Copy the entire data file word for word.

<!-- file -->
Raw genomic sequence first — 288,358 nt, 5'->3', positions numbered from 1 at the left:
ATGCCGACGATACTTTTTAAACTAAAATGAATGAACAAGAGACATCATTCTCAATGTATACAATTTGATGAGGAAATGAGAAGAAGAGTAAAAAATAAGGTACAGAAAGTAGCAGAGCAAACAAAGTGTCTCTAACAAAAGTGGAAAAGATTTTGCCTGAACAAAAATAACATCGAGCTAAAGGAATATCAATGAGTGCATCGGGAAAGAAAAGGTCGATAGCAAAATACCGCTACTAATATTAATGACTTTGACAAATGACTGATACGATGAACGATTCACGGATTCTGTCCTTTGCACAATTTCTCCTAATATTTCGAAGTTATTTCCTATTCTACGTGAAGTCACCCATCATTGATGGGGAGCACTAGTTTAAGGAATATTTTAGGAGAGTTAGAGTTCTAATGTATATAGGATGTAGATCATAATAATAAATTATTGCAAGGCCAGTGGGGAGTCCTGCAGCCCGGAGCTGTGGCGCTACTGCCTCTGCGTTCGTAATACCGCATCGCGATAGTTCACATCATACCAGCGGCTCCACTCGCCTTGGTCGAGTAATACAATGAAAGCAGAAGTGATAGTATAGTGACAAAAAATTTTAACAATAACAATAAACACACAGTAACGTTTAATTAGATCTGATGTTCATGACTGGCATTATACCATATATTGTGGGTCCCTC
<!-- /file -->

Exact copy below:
Raw genomic sequence first — 288,358 nt, 5'->3', positions numbered from 1 at the left:
ATGCCGACGATACTTTTTAAACTAAAATGAATGAACAAGAGACATCATTCTCAATGTATACAATTTGATGAGGAAATGAGAAGAAGAGTAAAAAATAAGGTACAGAAAGTAGCAGAGCAAACAAAGTGTCTCTAACAAAAGTGGAAAAGATTTTGCCTGAACAAAAATAACATCGAGCTAAAGGAATATCAATGAGTGCATCGGGAAAGAAAAGGTCGATAGCAAAATACCGCTACTAATATTAATGACTTTGACAAATGACTGATACGATGAACGATTCACGGATTCTGTCCTTTGCACAATTTCTCCTAATATTTCGAAGTTATTTCCTATTCTACGTGAAGTCACCCATCATTGATGGGGAGCACTAGTTTAAGGAATATTTTAGGAGAGTTAGAGTTCTAATGTATATAGGATGTAGATCATAATAATAAATTATTGCAAGGCCAGTGGGGAGTCCTGCAGCCCGGAGCTGTGGCGCTACTGCCTCTGCGTTCGTAATACCGCATCGCGATAGTTCACATCATACCAGCGGCTCCACTCGCCTTGGTCGAGTAATACAATGAAAGCAGAAGTGATAGTATAGTGACAAAAAATTTTAACAATAACAATAAACACACAGTAACGTTTAATTAGATCTGATGTTCATGACTGGCATTATACCATATATTGTGGGTCCCTC